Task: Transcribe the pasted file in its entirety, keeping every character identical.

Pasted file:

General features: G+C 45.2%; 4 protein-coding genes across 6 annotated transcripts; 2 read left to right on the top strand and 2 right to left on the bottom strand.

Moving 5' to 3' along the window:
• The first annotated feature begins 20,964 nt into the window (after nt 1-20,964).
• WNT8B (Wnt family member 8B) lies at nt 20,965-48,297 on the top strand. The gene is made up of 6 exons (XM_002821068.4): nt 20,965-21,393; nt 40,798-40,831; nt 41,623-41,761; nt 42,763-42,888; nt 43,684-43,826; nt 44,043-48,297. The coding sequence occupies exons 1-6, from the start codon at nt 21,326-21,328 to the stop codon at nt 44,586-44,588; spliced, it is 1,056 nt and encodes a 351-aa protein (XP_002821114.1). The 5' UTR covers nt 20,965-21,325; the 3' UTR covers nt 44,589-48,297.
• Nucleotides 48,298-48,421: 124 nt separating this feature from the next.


General features: G+C 45.2%; 4 protein-coding genes across 6 annotated transcripts; 2 read left to right on the top strand and 2 right to left on the bottom strand.

Moving 5' to 3' along the window:
• The first annotated feature begins 20,964 nt into the window (after nt 1-20,964).
• WNT8B (Wnt family member 8B) lies at nt 20,965-48,297 on the top strand. The gene is made up of 6 exons (XM_002821068.4): nt 20,965-21,393; nt 40,798-40,831; nt 41,623-41,761; nt 42,763-42,888; nt 43,684-43,826; nt 44,043-48,297. The coding sequence occupies exons 1-6, from the start codon at nt 21,326-21,328 to the stop codon at nt 44,586-44,588; spliced, it is 1,056 nt and encodes a 351-aa protein (XP_002821114.1). The 5' UTR covers nt 20,965-21,325; the 3' UTR covers nt 44,589-48,297.
• Nucleotides 48,298-48,421: 124 nt separating this feature from the next.